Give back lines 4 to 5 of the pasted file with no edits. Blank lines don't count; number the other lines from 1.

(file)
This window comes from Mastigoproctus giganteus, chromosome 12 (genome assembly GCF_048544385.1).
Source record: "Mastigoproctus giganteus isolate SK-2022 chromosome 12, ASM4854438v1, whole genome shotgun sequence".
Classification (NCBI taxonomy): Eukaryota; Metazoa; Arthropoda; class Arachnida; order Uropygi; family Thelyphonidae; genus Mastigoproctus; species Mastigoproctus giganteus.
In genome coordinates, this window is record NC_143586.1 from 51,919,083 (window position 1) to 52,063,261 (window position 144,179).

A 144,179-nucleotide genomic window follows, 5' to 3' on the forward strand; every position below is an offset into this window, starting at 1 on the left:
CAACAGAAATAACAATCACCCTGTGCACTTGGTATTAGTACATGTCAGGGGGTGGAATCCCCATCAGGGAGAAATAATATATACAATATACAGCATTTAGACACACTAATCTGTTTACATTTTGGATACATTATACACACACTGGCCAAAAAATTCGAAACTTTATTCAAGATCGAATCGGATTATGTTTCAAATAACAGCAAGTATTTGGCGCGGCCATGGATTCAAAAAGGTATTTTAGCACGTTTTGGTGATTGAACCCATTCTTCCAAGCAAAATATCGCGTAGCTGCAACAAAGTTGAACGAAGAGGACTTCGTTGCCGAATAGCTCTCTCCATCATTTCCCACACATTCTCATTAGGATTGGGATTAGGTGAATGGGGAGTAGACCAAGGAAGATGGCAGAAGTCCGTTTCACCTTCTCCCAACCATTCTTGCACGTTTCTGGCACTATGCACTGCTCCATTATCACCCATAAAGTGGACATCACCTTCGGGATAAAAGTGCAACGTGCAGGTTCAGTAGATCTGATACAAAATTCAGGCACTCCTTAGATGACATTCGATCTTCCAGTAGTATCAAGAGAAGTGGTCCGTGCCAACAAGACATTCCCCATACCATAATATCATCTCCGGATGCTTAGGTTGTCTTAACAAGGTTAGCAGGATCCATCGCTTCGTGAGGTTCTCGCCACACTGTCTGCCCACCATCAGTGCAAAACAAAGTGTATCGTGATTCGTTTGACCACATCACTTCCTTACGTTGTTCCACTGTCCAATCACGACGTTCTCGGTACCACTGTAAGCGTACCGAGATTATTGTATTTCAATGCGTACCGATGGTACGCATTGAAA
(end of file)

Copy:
In genome coordinates, this window is record NC_143586.1 from 51,919,083 (window position 1) to 52,063,261 (window position 144,179).

A 144,179-nucleotide genomic window follows, 5' to 3' on the forward strand; every position below is an offset into this window, starting at 1 on the left: